The big news, then, is that on May 6, 2015, SpaceX conducted the first test of the abort system for their capsule, and it looks like it worked. It also looked really cool. But why conduct this nifty-looking test in the first place? In plain English, SpaceX would like to build space capsules to take humans into space. The capsule they’re advertising to accomplish this feat is the Dragon Version 2 (v2). The pad abort test they conducted this last week was a step towards actually building and operating a manned capsule.

The test is a milestone, a critical step, required by NASA of SpaceX as a part of NASA’s Commercial Crew Program. The program’s goal is to ferry people to and from the International Space Station (ISS) using commercially-built space capsules from the U.S. (for more information about this interesting program, click here). This particular milestone begins testing the Dragon’s escape system, which is supposed to keep astronauts safe in case something goes wrong with the rocket beneath it–such as going kablooey like Orbital’s Antares rocket did in October 2014. If such an explosive event were to occur, then the capsule needs to lift off from the rocket body quickly, which it looks like the Dragon does. See the video of the test below and then read on.

According to SpaceX, the capsule accelerated from rest to 100 mph (161 kmh) in 1.2 seconds. It eventually reached a top speed of 345 mph (555 kmh), and was supposed to fly as high as 5.000 ft (1524 meters). It took eight liquid-fed SuperDraco engines to move the capsule that high and that quickly. Each engine puts out 15,000 lbs of thrust. The same engines would normally be used for Dragon capsule landing after atmospheric re-entry.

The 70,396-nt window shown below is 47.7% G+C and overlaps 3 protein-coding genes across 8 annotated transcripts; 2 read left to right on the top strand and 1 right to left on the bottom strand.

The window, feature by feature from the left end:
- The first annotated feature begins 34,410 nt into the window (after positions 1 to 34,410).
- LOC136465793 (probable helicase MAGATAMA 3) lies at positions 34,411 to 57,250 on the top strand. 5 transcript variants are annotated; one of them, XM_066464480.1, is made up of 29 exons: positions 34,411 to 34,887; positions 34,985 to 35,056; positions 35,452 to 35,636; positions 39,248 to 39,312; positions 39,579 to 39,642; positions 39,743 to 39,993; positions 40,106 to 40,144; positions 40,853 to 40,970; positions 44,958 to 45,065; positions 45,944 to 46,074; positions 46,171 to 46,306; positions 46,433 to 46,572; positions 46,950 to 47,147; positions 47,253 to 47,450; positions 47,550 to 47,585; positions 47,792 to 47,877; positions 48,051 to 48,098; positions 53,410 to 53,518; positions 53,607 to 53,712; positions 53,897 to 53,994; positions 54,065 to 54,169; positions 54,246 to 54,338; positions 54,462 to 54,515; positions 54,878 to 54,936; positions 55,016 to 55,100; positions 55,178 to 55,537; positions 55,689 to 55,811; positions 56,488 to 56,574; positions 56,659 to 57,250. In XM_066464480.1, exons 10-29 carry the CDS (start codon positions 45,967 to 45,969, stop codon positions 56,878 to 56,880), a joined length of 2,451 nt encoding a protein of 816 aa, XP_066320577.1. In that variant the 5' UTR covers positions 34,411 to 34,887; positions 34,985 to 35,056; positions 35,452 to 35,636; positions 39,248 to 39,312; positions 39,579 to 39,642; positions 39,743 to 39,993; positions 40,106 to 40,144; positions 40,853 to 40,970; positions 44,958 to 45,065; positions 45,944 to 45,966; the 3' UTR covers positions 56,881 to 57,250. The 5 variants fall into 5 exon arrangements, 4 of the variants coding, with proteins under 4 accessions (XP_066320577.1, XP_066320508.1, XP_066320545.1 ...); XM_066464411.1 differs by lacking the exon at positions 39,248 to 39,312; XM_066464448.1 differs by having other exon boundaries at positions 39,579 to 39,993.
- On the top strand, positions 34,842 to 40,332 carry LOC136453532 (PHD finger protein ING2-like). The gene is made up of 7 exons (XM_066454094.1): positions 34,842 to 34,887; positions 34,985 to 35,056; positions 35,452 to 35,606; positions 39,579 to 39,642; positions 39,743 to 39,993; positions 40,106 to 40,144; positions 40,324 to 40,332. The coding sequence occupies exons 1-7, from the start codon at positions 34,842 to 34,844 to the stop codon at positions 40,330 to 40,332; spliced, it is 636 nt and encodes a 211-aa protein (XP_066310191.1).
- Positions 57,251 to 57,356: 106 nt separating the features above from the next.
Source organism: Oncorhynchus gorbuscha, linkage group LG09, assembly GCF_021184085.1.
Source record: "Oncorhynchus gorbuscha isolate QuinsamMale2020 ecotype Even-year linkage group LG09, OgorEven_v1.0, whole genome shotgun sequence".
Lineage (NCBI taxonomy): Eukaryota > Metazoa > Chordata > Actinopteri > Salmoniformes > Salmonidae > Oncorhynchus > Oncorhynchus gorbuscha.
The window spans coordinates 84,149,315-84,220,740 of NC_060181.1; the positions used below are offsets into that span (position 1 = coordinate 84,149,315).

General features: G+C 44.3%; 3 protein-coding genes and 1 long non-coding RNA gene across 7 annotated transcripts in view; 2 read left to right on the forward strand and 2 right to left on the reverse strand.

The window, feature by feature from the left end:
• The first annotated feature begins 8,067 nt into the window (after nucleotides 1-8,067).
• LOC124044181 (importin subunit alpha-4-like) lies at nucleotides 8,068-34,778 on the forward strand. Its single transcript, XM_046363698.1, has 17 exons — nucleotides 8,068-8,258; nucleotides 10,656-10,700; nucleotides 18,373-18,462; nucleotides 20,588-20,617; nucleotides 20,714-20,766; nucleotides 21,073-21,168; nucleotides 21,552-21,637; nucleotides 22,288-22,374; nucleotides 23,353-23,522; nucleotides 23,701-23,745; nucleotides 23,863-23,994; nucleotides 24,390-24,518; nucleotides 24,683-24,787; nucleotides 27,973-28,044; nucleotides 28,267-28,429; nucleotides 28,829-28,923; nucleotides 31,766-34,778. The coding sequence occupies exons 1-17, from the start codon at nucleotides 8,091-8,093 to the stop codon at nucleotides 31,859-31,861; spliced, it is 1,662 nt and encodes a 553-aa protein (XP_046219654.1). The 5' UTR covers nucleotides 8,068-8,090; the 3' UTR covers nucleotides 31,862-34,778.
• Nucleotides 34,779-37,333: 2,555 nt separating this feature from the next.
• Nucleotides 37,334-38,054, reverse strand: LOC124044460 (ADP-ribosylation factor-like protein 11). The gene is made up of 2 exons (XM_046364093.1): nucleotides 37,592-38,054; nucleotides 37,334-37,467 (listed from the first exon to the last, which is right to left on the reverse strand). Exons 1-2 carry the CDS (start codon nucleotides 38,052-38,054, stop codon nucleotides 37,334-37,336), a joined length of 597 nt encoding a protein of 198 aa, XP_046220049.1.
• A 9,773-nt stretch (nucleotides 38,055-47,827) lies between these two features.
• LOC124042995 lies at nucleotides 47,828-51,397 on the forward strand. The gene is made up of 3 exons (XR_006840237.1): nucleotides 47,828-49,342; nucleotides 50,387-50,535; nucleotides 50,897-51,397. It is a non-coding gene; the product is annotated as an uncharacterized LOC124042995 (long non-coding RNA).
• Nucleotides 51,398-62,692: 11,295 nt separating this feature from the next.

The capsule does separate from the trunk (the white cylinder it’s attached to), flips, and then pops out a few parachutes to float down to the Atlantic Ocean. The Dragon capsule is supposed to be able to do this type of maneuver throughout a rocket flight, from launch pad through orbit. SpaceX notes that, based on data from the 270 sensors mounted on the capsule and possibly on the dummy sitting inside, a human would have come through just fine. But this is a single test, and there’s more testing to come for SpaceX. SpaceX is aiming to get the Dragon crew-rated and actually manned by humans traveling in it to and from the ISS come 2017. They seem to be making great progress.

You can go to SpaceX’s Pad Abort webpages to read more about the test and view the pictures.

SpaceX: They’re Not the First Ones to Try This

Image hosted on Pat Dollard’s website. There are some videos of the Falcon 9 Reusable’s untimely demise on that site, too.

It seems I hear this refrain a lot in reference to SpaceX and its rocket reusability attempts, “They’re not the first ones to try this.”  It gets a little tiresome because it sounds like an informed opinion, but really isn’t.   It also seems that SpaceX itself is dealing with the same kind of sentimen–but I can only imagine it’s on a larger scale.  At least that’s what this Aviation Week article, which was posted in May 2014, hints at.

The post talks about the optimistic assessment SpaceX naturally has about its own engines and about how many times they can be used (SpaceX say about 40 in the article).  And it contrasts this optimism with the experience and cautions of people who worked with the space shuttle and the French-run attempts at building a reusable Ariane 5 rocket.  Sure, such people should be listened to, because there probably are very few people in the reusable rocket area with hands-on expertise.  But just because the way they attempted to make reusability a reality didn’t work, doesn’t mean that SpaceX will not be successful.  What it does mean is that making reusable rockets that can deliver payloads into space is very hard.